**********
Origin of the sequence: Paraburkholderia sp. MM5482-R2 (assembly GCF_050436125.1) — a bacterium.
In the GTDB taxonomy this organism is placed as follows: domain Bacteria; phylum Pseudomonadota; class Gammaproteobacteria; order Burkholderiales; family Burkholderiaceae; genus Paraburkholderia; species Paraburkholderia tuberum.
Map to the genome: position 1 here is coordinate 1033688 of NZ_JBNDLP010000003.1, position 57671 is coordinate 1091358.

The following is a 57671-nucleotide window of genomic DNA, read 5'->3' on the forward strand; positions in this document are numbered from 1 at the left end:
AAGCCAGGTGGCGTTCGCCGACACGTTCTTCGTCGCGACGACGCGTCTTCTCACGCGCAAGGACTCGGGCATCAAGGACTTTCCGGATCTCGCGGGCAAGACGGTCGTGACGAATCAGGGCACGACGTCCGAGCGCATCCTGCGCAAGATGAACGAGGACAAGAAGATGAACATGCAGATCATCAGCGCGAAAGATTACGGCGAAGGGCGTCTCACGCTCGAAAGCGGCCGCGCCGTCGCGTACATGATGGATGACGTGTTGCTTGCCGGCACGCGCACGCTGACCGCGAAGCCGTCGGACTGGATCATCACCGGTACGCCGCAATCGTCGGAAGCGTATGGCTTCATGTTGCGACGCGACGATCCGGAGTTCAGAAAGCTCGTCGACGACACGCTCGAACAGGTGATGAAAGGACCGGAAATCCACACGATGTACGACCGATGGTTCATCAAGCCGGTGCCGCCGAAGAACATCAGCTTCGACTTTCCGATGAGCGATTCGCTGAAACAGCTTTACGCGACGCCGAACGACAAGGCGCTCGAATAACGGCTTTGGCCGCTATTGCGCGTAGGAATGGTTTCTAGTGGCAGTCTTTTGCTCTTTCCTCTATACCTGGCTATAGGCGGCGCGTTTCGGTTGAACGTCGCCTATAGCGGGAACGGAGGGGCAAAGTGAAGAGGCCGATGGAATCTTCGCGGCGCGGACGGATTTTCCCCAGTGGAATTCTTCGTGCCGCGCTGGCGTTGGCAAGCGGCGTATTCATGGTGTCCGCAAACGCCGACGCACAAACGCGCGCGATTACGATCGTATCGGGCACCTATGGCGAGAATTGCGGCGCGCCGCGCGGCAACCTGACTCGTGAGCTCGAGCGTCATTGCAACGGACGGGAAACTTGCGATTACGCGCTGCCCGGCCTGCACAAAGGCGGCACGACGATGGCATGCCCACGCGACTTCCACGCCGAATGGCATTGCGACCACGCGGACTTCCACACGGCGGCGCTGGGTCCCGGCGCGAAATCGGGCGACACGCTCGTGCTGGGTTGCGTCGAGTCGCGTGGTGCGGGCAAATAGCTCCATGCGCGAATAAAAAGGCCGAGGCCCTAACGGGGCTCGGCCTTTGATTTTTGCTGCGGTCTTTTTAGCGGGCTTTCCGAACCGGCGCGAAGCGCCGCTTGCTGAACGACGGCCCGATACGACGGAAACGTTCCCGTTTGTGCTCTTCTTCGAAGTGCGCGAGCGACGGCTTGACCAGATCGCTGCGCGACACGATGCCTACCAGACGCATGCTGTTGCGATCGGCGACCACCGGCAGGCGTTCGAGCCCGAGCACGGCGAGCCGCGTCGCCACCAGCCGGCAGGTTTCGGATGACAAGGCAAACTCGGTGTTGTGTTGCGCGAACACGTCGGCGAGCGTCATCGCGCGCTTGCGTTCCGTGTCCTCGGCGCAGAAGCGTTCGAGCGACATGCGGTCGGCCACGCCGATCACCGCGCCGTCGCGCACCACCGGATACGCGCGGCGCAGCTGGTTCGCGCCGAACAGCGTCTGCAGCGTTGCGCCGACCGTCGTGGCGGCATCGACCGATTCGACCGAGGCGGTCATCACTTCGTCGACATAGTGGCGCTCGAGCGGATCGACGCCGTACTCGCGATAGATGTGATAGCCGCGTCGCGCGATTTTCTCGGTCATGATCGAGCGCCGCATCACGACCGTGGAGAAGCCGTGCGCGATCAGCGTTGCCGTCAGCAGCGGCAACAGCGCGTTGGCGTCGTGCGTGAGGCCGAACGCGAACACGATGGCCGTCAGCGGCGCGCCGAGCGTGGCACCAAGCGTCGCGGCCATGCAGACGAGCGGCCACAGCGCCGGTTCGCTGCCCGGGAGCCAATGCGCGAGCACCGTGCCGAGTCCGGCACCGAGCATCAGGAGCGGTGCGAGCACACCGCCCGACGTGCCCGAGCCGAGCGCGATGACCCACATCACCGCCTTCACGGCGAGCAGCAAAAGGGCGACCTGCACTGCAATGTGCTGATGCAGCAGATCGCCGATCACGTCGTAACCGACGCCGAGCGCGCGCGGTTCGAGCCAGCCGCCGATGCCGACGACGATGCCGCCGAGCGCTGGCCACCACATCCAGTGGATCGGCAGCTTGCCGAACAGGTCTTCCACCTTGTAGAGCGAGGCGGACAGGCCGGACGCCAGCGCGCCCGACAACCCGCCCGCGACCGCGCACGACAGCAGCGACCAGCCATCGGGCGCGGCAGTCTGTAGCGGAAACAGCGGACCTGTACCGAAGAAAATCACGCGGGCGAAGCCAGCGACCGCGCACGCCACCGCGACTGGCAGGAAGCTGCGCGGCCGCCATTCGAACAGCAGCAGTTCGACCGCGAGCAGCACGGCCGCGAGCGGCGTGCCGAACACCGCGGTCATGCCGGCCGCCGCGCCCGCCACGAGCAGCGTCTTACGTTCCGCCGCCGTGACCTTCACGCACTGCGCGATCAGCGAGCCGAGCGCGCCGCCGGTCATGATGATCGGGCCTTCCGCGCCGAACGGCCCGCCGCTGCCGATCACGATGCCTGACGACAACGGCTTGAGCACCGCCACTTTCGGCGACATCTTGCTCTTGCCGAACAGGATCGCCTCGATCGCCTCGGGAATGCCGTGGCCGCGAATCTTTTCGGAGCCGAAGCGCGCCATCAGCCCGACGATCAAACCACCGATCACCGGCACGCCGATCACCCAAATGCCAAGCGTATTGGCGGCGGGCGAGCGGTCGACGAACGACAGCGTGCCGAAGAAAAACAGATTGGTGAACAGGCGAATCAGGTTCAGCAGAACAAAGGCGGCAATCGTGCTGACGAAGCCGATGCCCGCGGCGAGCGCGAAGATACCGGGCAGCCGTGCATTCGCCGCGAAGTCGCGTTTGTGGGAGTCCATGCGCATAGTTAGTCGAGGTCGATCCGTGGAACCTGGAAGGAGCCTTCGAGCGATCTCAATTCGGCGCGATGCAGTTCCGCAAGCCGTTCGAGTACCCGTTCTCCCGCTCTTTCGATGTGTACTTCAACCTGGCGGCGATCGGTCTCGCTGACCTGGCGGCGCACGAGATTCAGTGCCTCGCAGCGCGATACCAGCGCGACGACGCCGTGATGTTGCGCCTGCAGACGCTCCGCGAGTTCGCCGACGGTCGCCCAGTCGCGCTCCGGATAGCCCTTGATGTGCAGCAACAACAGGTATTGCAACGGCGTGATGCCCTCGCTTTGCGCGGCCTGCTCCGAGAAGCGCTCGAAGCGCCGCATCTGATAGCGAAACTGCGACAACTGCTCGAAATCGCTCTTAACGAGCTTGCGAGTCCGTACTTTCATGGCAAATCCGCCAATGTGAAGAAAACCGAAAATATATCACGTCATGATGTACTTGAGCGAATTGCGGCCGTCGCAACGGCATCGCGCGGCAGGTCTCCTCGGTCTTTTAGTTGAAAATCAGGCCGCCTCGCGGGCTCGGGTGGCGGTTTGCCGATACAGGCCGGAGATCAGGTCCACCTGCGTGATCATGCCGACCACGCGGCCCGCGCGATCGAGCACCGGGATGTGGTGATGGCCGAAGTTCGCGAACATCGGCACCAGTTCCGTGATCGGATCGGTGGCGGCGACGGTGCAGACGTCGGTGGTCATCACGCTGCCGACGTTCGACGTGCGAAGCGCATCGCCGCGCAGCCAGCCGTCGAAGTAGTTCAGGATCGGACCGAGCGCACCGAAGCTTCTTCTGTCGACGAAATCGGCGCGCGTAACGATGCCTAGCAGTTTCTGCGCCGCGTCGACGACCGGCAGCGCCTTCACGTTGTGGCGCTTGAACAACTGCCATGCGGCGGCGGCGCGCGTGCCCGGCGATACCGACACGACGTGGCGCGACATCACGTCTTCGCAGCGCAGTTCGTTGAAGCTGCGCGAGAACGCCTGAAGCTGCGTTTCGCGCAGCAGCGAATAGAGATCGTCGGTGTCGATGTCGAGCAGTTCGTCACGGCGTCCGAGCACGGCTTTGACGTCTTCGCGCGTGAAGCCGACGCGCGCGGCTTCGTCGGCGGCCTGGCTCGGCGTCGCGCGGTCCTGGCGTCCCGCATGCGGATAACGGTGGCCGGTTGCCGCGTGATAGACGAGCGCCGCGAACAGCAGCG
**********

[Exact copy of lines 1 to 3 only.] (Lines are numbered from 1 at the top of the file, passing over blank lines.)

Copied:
Origin of the sequence: Paraburkholderia sp. MM5482-R2 (assembly GCF_050436125.1) — a bacterium.
In the GTDB taxonomy this organism is placed as follows: domain Bacteria; phylum Pseudomonadota; class Gammaproteobacteria; order Burkholderiales; family Burkholderiaceae; genus Paraburkholderia; species Paraburkholderia tuberum.
Map to the genome: position 1 here is coordinate 1033688 of NZ_JBNDLP010000003.1, position 57671 is coordinate 1091358.